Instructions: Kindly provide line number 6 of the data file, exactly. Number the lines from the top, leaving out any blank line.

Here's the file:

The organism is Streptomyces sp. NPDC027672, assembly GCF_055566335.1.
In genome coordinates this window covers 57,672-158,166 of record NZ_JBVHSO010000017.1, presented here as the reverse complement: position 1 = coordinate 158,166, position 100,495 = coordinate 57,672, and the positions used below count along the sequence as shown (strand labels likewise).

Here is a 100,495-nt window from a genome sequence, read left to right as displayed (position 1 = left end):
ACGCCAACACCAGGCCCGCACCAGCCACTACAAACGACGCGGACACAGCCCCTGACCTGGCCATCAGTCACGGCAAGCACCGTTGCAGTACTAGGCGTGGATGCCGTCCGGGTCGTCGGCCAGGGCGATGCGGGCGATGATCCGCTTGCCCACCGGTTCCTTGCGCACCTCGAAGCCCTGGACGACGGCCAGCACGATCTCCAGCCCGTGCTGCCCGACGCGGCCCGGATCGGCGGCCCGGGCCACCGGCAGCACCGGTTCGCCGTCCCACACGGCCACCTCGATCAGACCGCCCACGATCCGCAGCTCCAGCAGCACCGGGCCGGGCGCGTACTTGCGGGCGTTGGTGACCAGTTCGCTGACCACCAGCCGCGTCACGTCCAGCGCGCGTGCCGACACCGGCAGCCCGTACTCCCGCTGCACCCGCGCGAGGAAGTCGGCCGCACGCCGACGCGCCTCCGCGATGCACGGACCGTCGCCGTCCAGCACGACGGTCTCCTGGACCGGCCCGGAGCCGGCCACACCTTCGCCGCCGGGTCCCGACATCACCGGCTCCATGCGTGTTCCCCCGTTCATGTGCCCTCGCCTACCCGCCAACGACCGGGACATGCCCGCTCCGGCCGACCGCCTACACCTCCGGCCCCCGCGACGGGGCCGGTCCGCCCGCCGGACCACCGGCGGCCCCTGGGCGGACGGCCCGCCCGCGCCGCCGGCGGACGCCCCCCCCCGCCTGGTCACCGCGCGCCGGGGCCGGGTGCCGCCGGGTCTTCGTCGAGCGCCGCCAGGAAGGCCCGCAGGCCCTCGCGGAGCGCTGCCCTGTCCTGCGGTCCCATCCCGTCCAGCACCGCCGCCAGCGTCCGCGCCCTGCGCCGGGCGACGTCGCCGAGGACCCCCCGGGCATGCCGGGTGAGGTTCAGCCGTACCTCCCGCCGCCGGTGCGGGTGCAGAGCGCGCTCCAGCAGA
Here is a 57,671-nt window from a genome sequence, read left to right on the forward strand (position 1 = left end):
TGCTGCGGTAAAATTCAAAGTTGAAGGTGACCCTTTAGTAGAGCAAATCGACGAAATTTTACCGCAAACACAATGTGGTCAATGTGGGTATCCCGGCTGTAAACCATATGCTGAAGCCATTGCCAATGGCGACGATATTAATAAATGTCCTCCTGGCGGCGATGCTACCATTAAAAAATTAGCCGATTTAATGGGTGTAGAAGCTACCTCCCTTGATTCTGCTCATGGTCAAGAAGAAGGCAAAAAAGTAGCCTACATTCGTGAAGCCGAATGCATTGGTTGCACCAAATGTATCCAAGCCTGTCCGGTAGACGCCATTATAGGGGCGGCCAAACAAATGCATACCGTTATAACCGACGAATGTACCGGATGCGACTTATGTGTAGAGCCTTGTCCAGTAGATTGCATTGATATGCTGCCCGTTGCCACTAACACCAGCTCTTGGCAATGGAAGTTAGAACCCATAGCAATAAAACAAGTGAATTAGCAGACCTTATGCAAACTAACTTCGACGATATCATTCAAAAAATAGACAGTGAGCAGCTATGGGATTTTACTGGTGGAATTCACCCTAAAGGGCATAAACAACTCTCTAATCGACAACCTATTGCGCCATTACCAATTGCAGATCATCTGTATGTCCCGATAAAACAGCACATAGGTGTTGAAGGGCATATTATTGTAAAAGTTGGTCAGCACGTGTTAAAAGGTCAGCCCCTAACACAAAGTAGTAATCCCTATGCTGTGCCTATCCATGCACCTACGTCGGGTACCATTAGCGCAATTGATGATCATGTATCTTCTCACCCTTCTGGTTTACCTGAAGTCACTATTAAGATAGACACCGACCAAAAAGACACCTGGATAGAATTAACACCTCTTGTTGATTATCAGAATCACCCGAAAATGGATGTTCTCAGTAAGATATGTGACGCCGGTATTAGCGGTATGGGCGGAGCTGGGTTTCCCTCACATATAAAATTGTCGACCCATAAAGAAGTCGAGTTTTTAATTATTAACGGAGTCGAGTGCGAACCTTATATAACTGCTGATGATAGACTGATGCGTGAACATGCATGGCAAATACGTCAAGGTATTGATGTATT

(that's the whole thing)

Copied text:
TGCTGCGGTAAAATTCAAAGTTGAAGGTGACCCTTTAGTAGAGCAAATCGACGAAATTTTACCGCAAACACAATGTGGTCAATGTGGGTATCCCGGCTGTAAACCATATGCTGAAGCCATTGCCAATGGCGACGATATTAATAAATGTCCTCCTGGCGGCGATGCTACCATTAAAAAATTAGCCGATTTAATGGGTGTAGAAGCTACCTCCCTTGATTCTGCTCATGGTCAAGAAGAAGGCAAAAAAGTAGCCTACATTCGTGAAGCCGAATGCATTGGTTGCACCAAATGTATCCAAGCCTGTCCGGTAGACGCCATTATAGGGGCGGCCAAACAAATGCATACCGTTATAACCGACGAATGTACCGGATGCGACTTATGTGTAGAGCCTTGTCCAGTAGATTGCATTGATATGCTGCCCGTTGCCACTAACACCAGCTCTTGGCAATGGAAGTTAGAACCCATAGCAATAAAACAAGTGAATTAGCAGACCTTATGCAAACTAACTTCGACGATATCATTCAAAAAATAGACAGTGAGCAGCTATGGGATTTTACTGGTGGAATTCACCCTAAAGGGCATAAACAACTCTCTAATCGACAACCTATTGCGCCATTACCAATTGCAGATCATCTGTATGTCCCGATAAAACAGCACATAGGTGTTGAAGGGCATATTATTGTAAAAGTTGGTCAGCACGTGTTAAAAGGTCAGCCCCTAACACAAAGTAGTAATCCCTATGCTGTGCCTATCCATGCACCTACGTCGGGTACCATTAGCGCAATTGATGATCATGTATCTTCTCACCCTTCTGGTTTACCTGAAGTCACTATTAAGATAGACACCGACCAAAAAGACACCTGGATAGAATTAACACCTCTTGTTGATTATCAGAATCACCCGAAAATGGATGTTCTCAGTAAGATATGTGACGCCGGTATTAGCGGTATGGGCGGAGCTGGGTTTCCCTCACATATAAAATTGTCGACCCATAAAGAAGTCGAGTTTTTAATTATTAACGGAGTCGAGTGCGAACCTTATATAACTGCTGATGATAGACTGATGCGTGAACATGCATGGCAAATACGTCAAGGTATTGATGTATT